IDEAS home Printed from https://ideas.repec.org/
MyIDEAS: Login to save this paper or follow this series

Traditional comparative advantage vs. increasing returns to scale: NAFTA and the GATT

  • Chichilnisky, Graciela

Regional free trade zones have been unexpectedly successful in the last decade. Since 1980 the European Community enlarged significantly its membership and its scope. It now includes southern European countries, and market-integrating features allowing goods, people, services and capital to flow freely around an area accounting for about one fourth of world economic output. Based on economies of scale - we find a condition that determine whether trading blocks Such as NAFTA and the EU are complementary with and encourage global free trade - when this condition fails, instead, trading blocks undermine free trade. It is the purpose of this paper to re-examine the positive and negative aspects of trading blocs as they relate to gains from free trade. The paper is primarily a discussion of conceptual issues, although it is based on facts and on particular cases which are of interest to the trade liberalization in the Americas. We take a somewhat different approach to a familiar issue. Rather than asking the standard question of whether regional blocs help or hinder global free trade, we ask a more detailed question: what type of customs union is likely to lead to a trade war between the blocs, and what type of customs union is, instead, likely to lead to expanded global trade. In practical terms: what type of trade policies within the blocs will provide economic incentives for expanding free trade. We shall compare the impact on the world economy of free trade blocs which are organized around two alternative principles: one is traditional comparative advantages, the other is economies of scale. The aim is to determine how the patterns of trade inside the blocs determine the trade relations among the blocs.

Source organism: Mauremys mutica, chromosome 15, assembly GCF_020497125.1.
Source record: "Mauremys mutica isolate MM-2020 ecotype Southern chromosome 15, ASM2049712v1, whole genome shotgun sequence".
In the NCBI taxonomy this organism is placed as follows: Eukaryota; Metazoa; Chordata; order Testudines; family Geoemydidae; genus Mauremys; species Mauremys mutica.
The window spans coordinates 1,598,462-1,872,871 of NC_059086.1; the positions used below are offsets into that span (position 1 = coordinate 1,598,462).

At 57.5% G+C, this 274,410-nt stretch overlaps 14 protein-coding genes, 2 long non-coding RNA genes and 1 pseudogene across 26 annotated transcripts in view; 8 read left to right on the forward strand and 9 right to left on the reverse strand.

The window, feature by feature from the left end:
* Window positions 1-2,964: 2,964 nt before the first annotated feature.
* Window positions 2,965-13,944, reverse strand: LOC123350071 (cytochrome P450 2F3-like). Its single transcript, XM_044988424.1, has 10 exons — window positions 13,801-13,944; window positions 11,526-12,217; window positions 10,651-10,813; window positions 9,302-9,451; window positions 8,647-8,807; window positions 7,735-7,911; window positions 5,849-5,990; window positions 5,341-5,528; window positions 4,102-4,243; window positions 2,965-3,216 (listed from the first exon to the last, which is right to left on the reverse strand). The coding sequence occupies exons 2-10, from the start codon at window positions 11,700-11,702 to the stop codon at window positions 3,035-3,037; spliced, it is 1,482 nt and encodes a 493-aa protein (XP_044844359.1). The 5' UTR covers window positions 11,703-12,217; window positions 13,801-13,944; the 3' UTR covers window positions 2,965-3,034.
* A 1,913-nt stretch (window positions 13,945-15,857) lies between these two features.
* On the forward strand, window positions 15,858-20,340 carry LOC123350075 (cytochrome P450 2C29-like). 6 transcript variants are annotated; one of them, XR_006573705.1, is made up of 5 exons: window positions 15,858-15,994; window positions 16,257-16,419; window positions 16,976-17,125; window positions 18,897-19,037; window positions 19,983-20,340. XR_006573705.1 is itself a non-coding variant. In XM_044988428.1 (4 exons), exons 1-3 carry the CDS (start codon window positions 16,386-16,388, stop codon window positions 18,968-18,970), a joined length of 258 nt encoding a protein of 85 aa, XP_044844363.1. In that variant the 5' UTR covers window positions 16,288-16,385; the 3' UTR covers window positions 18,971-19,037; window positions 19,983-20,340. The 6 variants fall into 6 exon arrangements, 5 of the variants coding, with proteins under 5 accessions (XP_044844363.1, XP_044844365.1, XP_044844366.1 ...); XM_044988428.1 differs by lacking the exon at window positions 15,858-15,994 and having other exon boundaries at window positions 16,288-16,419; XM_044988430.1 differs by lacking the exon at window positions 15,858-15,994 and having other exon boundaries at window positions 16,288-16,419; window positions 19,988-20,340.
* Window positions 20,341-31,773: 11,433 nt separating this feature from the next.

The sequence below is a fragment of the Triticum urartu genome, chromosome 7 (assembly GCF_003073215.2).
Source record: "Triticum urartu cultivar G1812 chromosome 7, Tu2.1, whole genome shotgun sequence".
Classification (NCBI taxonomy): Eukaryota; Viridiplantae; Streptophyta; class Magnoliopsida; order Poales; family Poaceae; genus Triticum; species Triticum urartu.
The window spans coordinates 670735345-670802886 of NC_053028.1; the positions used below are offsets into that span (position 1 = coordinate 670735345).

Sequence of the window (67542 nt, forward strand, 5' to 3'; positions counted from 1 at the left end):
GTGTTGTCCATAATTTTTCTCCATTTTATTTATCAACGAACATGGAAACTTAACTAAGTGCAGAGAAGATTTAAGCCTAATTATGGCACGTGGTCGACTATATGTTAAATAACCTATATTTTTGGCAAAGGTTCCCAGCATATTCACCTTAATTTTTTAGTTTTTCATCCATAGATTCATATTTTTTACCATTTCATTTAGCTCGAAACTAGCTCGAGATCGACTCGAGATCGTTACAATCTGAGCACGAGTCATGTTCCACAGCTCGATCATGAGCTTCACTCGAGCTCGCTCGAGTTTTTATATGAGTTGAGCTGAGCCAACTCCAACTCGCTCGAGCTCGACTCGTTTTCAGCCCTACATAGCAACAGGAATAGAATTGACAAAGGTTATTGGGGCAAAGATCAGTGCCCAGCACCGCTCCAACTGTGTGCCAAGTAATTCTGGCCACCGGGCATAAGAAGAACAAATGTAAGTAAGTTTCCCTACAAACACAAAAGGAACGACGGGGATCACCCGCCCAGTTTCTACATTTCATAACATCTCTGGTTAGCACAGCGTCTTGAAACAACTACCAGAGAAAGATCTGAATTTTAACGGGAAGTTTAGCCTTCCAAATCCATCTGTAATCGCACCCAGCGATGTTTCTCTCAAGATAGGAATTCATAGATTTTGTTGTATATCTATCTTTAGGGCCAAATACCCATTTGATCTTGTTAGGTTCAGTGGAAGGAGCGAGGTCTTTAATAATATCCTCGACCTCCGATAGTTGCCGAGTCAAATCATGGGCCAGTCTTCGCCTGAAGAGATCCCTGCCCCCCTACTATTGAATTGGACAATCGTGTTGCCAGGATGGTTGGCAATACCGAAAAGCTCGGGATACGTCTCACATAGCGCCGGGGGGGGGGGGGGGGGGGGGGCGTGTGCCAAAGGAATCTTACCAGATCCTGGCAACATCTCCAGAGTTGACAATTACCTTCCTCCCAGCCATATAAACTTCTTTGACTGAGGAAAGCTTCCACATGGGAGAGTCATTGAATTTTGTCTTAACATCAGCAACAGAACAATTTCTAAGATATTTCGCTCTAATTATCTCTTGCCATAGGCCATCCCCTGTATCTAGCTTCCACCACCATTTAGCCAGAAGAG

If you experience problems downloading a file, check if you have the proper application to view it first. In case of further problems read the IDEAS help page. Note that these files are not on the IDEAS site. Please be patient as the files may be large.

File URL: http://mpra.ub.uni-muenchen.de/8360/1/MPRA_paper_8360.pdf
File Function: original version
Download Restriction: no

Paper provided by University Library of Munich, Germany in its series MPRA Paper with number 8360.

as
in new window

Length:
Date of creation: 1994
Date of revision:
Handle: RePEc:pra:mprapa:8360
Contact details of provider: Postal: Schackstr. 4, D-80539 Munich, Germany
Phone: +49-(0)89-2180-2219
Fax: +49-(0)89-2180-3900
Web page: http://mpra.ub.uni-muenchen.de

More information through EDIRC

References listed on IDEAS
Please report citation or reference errors to , or , if you are the registered author of the cited work, log in to your RePEc Author Service profile, click on "citations" and make appropriate adjustments.:

as in new window
  1. Chichilnisky, G., 1993. "North-South Trade and the Dynamics of Renewable Resources," Papers 93-15, Columbia - Graduate School of Business.
Full references (including those not matched with items on IDEAS)

This item is not listed on Wikipedia, on a reading list or among the top items on IDEAS.

When requesting a correction, please mention this item's handle: RePEc:pra:mprapa:8360. See general information about how to correct material in RePEc.

For technical questions regarding this item, or to correct its authors, title, abstract, bibliographic or download information, contact: (Ekkehart Schlicht)

If you have authored this item and are not yet registered with RePEc, we encourage you to do it here. This allows to link your profile to this item. It also allows you to accept potential citations to this item that we are uncertain about.

If references are entirely missing, you can add them using this form.

If the full references list an item that is present in RePEc, but the system did not link to it, you can help with this form.

If you know of missing items citing this one, you can help us creating those links by adding the relevant references in the same way as above, for each refering item. If you are a registered author of this item, you may also want to check the "citations" tab in your profile, as there may be some citations waiting for confirmation.

Please note that corrections may take a couple of weeks to filter through the various RePEc services.

This information is provided to you by IDEAS at the Research Division of the Federal Reserve Bank of St. Louis using RePEc data.